McDonough, in her affidavit to the EEOC, stated that she worked Route 28 until 2014, at which point she suffered an on-the-job injury inside the post office to her rotator cuff. D. 53-7 at 34. She states that she was “fully cleared” to return to work in March 2015, but that during her time away, Route 28 had been assigned to a different carrier. D. 53-7 at 34-35.

         McDonough took an absence of work following shoulder surgery in 2014 and returned to work in May 2015. D. 50 ¶ 12. On May 12, 2015, the Postmaster of the Haverhill Post Office, Donna Legro, held a meeting with McDonough regarding the route that McDonough would take upon her return. D. 50 ¶ 13. McDonough indicated that she preferred to deliver Route 28, but Legro stated that Route 28 was not within the work restrictions related to the 1987 accident, which restrict walking from more than two hours continuously. D. 50 ¶ 14. Legro expected McDonough to deliver Route 13. D. 50 ¶ 14. McDonough accepted the assignment, but indicated that she was doing so “under duress.” D. 50 ¶ 16. On May 13, 2015, McDonough delivered Route 13, accompanied by her immediate supervisor, Keith Miller, who was there to ensure that the route did not violate any of McDonough's work restrictions. D. 50 ¶ 17. The same happened on May 14, 2015. D. 50 ¶ 18. On both days, Miller timed the amount of time that McDonough spent climbing stairs and he recorded that she spent 11 minutes and 43 seconds climbing stairs on May 13 and that she spent 9 minutes and 53 seconds climbing stairs on May 14. D. 50 ¶¶ 17-18.

         McDonough, in her affidavit to the EEOC, contends that Route 13 “consists of mostly stairs” and includes much more than eleven minutes of stair climbing. D. 53-7 at 36. She states that she felt “tremendous pain in [her] right knee” “[w]ithin the first half hour of carrying Route 13, ” and “began to cry from the pain.” D. 53-7 at 36. She alleges that Miller yelled at her to continue working or that he would send her home. D. 53-7 at 36. She states that, on May 14, she wore a knee brace, delivered Route 13 again, and, despite the knee brace, felt “increasing pain and was vocal about it” to Miller. D. 53-7 at 37.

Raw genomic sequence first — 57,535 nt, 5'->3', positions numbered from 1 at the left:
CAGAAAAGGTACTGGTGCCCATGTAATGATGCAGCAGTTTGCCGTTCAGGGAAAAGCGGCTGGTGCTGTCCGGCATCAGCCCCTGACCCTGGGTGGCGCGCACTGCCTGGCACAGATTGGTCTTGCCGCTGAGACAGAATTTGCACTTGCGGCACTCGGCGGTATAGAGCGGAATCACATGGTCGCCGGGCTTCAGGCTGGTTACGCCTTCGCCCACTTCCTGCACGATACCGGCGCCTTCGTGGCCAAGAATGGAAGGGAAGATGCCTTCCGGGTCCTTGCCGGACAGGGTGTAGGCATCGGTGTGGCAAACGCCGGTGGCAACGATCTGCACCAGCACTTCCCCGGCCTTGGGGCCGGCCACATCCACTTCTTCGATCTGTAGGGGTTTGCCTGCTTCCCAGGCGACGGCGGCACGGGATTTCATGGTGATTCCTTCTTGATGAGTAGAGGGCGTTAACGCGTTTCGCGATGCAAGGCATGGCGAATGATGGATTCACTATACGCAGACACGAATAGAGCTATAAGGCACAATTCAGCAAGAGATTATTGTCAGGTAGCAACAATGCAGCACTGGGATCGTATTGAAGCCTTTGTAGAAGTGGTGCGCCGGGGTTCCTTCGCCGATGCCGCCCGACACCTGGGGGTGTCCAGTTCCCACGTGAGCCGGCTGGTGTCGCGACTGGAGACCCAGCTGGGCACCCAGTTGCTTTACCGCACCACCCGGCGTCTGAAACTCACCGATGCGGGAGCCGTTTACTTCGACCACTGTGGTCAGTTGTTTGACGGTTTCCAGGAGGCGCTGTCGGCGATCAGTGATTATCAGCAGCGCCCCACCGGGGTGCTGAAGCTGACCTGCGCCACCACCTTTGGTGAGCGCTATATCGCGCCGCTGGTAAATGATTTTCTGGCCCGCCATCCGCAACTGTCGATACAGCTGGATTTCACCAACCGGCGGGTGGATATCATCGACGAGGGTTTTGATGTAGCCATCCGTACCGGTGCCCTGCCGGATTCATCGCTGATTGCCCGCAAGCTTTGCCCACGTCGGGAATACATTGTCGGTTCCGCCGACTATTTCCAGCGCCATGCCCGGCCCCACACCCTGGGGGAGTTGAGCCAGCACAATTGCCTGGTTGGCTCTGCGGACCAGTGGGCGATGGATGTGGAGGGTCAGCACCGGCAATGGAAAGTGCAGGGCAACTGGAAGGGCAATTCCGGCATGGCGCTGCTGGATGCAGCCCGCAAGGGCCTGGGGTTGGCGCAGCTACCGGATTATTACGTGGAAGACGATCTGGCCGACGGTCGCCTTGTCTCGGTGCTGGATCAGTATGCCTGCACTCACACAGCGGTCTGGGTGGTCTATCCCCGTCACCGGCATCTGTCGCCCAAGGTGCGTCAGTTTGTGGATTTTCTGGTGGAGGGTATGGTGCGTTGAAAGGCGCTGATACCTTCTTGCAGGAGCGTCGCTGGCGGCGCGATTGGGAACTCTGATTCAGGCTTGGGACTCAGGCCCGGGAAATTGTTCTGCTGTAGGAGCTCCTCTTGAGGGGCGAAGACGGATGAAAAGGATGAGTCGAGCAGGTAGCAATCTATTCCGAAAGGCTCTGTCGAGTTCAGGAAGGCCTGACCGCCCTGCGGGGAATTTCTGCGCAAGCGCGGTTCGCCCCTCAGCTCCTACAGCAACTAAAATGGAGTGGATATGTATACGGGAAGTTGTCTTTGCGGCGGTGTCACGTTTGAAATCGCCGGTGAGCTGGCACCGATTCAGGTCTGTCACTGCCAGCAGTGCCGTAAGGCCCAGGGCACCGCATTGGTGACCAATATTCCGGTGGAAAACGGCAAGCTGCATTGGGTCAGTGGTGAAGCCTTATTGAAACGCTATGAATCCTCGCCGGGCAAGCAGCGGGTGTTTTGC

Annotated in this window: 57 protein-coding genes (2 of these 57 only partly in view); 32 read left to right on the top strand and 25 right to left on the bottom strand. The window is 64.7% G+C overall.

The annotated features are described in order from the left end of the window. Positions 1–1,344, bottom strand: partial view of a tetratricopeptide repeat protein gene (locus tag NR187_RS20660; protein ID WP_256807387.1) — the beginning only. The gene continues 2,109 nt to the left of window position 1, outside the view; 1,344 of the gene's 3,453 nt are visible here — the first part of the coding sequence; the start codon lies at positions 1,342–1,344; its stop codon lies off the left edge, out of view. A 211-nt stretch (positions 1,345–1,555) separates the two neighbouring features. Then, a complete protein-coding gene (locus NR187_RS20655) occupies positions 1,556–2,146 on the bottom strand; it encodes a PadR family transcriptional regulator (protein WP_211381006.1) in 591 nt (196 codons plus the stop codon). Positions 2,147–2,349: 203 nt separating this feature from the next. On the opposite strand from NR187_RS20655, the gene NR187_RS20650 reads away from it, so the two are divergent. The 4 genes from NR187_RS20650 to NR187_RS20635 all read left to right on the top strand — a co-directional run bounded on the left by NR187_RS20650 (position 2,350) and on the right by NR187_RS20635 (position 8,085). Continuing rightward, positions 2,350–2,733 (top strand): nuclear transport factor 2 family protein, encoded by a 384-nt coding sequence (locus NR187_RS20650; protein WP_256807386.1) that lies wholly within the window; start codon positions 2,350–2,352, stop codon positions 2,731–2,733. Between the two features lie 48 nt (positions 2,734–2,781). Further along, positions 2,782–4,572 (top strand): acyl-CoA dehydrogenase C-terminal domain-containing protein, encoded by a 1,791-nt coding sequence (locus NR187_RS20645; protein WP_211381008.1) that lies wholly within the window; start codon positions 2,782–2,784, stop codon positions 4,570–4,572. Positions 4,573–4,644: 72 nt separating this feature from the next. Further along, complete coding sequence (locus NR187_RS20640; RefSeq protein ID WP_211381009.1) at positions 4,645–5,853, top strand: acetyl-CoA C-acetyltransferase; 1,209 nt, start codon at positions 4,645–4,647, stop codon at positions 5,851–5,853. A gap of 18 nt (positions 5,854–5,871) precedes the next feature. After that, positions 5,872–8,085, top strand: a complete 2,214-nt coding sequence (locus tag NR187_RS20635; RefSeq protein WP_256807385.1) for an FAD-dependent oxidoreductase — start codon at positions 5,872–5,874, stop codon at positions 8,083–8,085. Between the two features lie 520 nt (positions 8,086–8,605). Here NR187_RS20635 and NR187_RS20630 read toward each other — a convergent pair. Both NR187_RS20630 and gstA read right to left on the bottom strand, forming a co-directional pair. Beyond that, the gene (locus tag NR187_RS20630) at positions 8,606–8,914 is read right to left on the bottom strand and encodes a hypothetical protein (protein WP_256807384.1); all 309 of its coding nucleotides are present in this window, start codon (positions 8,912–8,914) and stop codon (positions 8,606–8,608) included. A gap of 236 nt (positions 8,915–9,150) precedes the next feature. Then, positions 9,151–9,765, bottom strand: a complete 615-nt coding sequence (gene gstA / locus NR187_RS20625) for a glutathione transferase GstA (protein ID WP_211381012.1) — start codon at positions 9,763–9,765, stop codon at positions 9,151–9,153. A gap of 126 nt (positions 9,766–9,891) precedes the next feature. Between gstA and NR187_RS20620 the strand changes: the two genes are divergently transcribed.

On May 15, 2015, McDonough reported to work and requested that Legro provide her with a cart to load her truck with mail because she could not bend over. D. 50 ¶ 19. Legro replied that McDonough's work restrictions did not indicate that she was unable to bend over. D. 50 ¶ 19. Legro attests that McDonough replied that the “restrictions did not matter” because Legro was “harming [her] anyway” and that McDonough pointed to her right knee, which was in a knee brace, while making this statement. D. 50-2 ¶ 8. Legro avers that she then asked what had happened to McDonough's knee and whether McDonough would be able to deliver the route and that McDonough replied that she would “deliver this route if [she had] to crawl.” D. 50-2 ¶ 8. Legro then states that she instructed McDonough not to deliver the route, allegedly out of concern that McDonough might injure herself, and to punch “standby time, ” (i.e., compensable time that requires the employee to be present at the Post Office but does not require any work). D. 50-2 ¶ 9. McDonough, in her affidavit to the EEOC, agreed that she requested a cart and that Legro replied that McDonough's work restrictions did not reference bending, but contends that after that, Legro “suddenly began to yell ‘you say that I'm harming ...